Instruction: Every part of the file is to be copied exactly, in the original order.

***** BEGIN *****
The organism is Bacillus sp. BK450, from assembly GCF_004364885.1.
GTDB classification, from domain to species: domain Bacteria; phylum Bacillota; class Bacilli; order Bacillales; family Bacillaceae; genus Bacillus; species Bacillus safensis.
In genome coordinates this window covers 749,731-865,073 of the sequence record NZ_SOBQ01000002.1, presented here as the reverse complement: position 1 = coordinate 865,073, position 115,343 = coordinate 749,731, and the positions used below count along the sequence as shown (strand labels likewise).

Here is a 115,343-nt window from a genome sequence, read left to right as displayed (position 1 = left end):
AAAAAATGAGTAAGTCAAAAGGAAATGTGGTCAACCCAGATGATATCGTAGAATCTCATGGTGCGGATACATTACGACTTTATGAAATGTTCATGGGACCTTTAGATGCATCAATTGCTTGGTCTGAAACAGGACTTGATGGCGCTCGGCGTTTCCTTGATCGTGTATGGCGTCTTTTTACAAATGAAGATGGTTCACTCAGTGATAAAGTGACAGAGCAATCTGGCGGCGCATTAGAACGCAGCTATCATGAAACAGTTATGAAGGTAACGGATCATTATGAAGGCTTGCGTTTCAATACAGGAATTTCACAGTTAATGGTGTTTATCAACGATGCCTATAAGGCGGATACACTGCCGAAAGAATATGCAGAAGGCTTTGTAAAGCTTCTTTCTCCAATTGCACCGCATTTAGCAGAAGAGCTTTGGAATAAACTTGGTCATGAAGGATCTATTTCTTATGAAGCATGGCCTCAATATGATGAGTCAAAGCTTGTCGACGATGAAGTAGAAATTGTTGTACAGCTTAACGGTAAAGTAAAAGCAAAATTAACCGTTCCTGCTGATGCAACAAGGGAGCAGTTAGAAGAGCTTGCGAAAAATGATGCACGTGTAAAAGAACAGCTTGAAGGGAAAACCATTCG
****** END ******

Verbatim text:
The organism is Bacillus sp. BK450, from assembly GCF_004364885.1.
GTDB classification, from domain to species: domain Bacteria; phylum Bacillota; class Bacilli; order Bacillales; family Bacillaceae; genus Bacillus; species Bacillus safensis.
In genome coordinates this window covers 749,731-865,073 of the sequence record NZ_SOBQ01000002.1, presented here as the reverse complement: position 1 = coordinate 865,073, position 115,343 = coordinate 749,731, and the positions used below count along the sequence as shown (strand labels likewise).

Here is a 115,343-nt window from a genome sequence, read left to right as displayed (position 1 = left end):
AAAAAATGAGTAAGTCAAAAGGAAATGTGGTCAACCCAGATGATATCGTAGAATCTCATGGTGCGGATACATTACGACTTTATGAAATGTTCATGGGACCTTTAGATGCATCAATTGCTTGGTCTGAAACAGGACTTGATGGCGCTCGGCGTTTCCTTGATCGTGTATGGCGTCTTTTTACAAATGAAGATGGTTCACTCAGTGATAAAGTGACAGAGCAATCTGGCGGCGCATTAGAACGCAGCTATCATGAAACAGTTATGAAGGTAACGGATCATTATGAAGGCTTGCGTTTCAATACAGGAATTTCACAGTTAATGGTGTTTATCAACGATGCCTATAAGGCGGATACACTGCCGAAAGAATATGCAGAAGGCTTTGTAAAGCTTCTTTCTCCAATTGCACCGCATTTAGCAGAAGAGCTTTGGAATAAACTTGGTCATGAAGGATCTATTTCTTATGAAGCATGGCCTCAATATGATGAGTCAAAGCTTGTCGACGATGAAGTAGAAATTGTTGTACAGCTTAACGGTAAAGTAAAAGCAAAATTAACCGTTCCTGCTGATGCAACAAGGGAGCAGTTAGAAGAGCTTGCGAAAAATGATGCACGTGTAAAAGAACAGCTTGAAGGGAAAACCATTCG